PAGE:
Frequent-Flier/Loan Tie-Ins Hit Some Turbulence
Coulton, Antoinette, American Banker
They sped down the runway with high hopes, but frequent-flier programs tied to mortgages have failed to take wing.
In 1995, when American Airlines aligned itself with five mortgage companies to distribute frequent-flier miles, the programs were expected to be as popular as credit cards that offered travel incentives. But several programs have fallen by the wayside, and others are finding tepid consumer interest.
Analysts said that consumers view frequent-flier points as minor compared to buying a home or getting a mortgage. The programs award one air mile for every dollar of interest over the length of a loan-a nice frill, perhaps, but not a decision-clinching one.
Another complication has been the cost of the program to lenders.
Each bank in the American Airlines program paid more than $100,000 to participate. Nonetheless, as many as 15 lenders were expected to enroll when the program was unveiled.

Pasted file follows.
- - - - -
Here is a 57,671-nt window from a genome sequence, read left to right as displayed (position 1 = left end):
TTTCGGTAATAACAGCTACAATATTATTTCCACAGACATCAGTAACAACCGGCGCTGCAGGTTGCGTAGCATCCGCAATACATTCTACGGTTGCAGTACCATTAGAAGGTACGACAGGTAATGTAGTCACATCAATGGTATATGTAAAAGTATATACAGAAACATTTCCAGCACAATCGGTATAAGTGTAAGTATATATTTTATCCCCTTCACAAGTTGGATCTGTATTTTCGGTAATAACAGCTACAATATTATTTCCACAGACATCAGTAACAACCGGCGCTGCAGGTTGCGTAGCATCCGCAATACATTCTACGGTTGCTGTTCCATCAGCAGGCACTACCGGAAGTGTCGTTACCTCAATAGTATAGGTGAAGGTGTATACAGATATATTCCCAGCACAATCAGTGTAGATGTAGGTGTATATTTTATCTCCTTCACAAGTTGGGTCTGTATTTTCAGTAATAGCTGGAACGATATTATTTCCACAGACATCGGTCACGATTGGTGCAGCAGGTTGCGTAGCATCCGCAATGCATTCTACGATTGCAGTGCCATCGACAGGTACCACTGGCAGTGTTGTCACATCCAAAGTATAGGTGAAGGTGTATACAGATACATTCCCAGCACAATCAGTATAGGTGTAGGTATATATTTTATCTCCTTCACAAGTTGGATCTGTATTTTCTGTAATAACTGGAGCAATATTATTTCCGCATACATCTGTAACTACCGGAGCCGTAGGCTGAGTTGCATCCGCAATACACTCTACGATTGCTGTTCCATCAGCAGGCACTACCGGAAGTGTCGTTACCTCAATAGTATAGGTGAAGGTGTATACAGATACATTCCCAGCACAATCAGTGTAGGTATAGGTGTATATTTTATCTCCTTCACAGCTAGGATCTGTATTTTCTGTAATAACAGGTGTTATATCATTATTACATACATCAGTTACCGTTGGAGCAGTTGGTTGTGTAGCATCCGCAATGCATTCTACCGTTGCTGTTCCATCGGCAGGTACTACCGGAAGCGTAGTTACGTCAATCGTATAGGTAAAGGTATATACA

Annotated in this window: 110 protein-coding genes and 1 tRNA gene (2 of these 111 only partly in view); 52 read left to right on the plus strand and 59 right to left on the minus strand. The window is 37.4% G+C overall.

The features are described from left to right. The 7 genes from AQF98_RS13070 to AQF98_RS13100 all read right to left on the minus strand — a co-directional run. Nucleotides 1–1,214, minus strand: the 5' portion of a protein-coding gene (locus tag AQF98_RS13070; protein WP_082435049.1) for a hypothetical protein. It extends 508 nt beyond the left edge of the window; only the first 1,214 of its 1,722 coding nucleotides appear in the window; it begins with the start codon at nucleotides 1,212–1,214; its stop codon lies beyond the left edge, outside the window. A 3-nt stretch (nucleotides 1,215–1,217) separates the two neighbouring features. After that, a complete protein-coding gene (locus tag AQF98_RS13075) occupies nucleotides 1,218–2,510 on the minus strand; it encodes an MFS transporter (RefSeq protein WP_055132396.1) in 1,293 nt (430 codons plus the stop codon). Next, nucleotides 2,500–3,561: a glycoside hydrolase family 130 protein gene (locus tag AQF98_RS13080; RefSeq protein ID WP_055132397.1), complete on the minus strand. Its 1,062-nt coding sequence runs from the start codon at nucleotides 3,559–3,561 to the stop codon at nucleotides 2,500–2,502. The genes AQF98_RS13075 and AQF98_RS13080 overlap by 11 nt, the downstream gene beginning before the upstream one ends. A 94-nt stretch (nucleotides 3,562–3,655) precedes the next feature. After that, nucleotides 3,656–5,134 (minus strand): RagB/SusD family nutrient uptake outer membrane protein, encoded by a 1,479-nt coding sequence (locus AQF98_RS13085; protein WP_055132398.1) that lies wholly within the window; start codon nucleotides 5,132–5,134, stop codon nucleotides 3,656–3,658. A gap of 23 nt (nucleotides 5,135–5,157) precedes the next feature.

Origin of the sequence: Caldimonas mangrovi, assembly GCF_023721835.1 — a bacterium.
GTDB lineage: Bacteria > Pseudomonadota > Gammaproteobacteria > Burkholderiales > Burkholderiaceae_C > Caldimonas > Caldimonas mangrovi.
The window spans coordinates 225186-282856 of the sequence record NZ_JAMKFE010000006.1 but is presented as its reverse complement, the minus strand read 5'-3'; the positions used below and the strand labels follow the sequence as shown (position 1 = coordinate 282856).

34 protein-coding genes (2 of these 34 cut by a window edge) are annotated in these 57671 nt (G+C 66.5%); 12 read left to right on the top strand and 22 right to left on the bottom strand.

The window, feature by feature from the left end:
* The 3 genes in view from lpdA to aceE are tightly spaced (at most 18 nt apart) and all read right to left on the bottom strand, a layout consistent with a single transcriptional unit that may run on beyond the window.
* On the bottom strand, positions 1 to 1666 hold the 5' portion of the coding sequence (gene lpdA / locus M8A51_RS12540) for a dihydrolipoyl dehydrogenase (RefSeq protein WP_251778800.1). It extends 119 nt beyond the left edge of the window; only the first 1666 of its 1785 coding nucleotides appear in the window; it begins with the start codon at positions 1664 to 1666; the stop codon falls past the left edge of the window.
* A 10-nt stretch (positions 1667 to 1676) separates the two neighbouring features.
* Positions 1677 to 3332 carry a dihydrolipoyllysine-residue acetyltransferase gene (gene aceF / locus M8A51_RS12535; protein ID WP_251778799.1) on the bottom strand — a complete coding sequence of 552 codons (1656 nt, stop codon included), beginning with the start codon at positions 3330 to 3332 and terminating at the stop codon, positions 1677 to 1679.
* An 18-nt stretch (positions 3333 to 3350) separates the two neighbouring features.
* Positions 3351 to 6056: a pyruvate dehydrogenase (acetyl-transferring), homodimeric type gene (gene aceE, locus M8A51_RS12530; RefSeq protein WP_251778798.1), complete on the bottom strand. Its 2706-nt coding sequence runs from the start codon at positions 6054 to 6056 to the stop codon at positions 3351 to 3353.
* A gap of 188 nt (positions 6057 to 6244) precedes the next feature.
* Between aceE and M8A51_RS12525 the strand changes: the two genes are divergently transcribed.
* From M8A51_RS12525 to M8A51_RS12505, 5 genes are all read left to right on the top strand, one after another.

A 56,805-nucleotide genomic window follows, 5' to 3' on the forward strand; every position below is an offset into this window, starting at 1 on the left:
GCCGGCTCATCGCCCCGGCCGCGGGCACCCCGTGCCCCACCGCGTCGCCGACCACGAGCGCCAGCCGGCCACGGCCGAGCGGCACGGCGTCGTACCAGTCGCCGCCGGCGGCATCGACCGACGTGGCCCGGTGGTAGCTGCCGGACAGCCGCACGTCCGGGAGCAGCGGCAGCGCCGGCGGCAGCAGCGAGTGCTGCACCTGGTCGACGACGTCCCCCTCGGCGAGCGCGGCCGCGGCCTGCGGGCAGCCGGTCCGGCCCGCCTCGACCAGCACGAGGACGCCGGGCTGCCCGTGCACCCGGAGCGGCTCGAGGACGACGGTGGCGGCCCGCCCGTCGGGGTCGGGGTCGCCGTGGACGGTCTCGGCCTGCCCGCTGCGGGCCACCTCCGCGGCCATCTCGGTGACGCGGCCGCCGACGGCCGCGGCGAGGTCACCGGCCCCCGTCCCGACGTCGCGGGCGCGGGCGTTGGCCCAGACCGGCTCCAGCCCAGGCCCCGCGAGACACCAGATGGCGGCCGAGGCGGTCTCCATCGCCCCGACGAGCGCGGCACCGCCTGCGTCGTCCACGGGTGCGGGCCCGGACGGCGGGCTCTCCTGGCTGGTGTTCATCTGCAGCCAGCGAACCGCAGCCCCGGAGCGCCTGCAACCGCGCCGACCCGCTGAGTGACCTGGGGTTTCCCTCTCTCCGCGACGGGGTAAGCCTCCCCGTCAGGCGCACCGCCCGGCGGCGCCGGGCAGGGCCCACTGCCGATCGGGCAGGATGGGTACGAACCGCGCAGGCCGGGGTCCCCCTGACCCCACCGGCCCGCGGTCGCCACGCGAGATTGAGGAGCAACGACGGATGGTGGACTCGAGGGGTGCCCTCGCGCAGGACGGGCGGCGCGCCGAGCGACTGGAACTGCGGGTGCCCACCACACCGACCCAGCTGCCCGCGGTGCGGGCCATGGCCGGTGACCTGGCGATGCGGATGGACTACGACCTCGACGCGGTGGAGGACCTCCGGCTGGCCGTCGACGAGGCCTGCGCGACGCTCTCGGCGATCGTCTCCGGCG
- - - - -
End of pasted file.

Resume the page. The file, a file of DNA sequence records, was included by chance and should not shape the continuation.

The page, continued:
Today American's partners have been whittled to three, and the airline has no plans to expand the enterprise.
Kenneth Kurtz, a partner in San Diego-based consulting firm Mileage Mortgage and one of the program's creators, said it was a good sign that only a handful of mortgage firms were offering frequent-flier points.
"The program was designed to help lenders gain a competitive advantage and differentiate themselves in the marketplace," Mr. Kurtz said. "If just anybody can do it, then you lose that competitive advantage. …